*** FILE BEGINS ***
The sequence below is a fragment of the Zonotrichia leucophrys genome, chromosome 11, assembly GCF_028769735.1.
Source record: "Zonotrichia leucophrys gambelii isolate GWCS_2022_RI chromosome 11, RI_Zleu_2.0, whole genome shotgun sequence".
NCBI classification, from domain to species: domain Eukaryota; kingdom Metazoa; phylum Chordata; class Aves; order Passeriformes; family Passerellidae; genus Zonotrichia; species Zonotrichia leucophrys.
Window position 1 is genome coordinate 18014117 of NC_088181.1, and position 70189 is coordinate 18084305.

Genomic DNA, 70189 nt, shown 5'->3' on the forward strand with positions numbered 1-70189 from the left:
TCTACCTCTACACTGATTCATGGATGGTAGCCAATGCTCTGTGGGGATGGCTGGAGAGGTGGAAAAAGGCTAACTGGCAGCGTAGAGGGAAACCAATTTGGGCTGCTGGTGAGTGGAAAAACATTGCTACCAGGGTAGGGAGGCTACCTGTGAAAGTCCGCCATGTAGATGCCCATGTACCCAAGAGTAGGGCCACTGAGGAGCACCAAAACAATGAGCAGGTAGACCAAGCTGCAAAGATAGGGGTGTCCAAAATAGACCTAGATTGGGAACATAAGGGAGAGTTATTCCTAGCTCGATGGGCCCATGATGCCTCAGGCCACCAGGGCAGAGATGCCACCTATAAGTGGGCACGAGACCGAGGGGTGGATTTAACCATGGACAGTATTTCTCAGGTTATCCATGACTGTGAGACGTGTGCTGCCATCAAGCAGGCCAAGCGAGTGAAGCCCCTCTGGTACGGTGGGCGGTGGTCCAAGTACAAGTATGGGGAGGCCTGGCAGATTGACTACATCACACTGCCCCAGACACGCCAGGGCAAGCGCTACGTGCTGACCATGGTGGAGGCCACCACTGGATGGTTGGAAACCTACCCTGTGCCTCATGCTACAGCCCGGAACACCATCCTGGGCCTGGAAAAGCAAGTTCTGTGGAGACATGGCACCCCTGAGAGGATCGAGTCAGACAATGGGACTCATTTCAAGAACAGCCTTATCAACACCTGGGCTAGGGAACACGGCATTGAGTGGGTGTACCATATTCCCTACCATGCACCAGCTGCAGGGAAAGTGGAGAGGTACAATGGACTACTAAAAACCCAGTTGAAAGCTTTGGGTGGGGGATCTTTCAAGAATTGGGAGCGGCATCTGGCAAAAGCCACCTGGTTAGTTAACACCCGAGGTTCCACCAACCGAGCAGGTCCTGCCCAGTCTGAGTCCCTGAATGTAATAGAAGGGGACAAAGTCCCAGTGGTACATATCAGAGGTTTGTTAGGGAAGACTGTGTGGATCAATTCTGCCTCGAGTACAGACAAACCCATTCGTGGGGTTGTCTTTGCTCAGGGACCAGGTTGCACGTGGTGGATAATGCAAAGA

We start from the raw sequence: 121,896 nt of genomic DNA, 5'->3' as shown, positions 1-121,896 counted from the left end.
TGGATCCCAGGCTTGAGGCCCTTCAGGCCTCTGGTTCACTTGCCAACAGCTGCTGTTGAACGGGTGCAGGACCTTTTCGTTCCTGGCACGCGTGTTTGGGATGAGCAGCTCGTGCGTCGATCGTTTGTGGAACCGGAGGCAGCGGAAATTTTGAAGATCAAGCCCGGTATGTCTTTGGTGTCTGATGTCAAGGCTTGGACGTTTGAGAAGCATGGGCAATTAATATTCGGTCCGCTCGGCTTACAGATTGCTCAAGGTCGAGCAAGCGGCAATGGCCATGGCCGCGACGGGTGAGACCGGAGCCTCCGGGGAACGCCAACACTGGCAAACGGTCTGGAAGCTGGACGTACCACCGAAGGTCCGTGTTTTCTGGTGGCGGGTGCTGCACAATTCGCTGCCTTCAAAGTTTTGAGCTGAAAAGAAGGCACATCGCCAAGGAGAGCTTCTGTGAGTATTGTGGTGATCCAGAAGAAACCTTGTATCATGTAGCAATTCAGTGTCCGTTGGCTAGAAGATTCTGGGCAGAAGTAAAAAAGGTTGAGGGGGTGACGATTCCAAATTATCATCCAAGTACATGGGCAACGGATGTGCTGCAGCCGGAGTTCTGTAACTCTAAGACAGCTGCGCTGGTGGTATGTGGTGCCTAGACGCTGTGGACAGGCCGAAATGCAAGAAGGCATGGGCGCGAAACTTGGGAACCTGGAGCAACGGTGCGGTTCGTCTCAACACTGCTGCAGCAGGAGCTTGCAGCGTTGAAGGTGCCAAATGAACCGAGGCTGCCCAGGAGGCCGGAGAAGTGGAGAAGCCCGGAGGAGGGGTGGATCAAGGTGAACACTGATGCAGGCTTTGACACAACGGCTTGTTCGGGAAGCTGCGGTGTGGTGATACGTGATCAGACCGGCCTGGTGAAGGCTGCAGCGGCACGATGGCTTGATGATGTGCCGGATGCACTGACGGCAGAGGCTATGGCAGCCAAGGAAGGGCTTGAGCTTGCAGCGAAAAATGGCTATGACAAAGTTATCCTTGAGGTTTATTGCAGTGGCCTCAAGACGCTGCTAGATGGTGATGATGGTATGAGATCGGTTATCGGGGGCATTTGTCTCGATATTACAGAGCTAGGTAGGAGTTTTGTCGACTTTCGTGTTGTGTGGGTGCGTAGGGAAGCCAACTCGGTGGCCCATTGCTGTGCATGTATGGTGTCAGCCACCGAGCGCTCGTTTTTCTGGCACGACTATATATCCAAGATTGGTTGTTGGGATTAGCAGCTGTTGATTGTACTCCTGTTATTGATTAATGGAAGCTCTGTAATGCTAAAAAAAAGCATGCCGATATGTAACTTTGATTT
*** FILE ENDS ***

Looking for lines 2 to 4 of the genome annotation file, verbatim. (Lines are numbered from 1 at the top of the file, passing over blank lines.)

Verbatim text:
Source record: "Zonotrichia leucophrys gambelii isolate GWCS_2022_RI chromosome 11, RI_Zleu_2.0, whole genome shotgun sequence".
NCBI classification, from domain to species: domain Eukaryota; kingdom Metazoa; phylum Chordata; class Aves; order Passeriformes; family Passerellidae; genus Zonotrichia; species Zonotrichia leucophrys.
Window position 1 is genome coordinate 18014117 of NC_088181.1, and position 70189 is coordinate 18084305.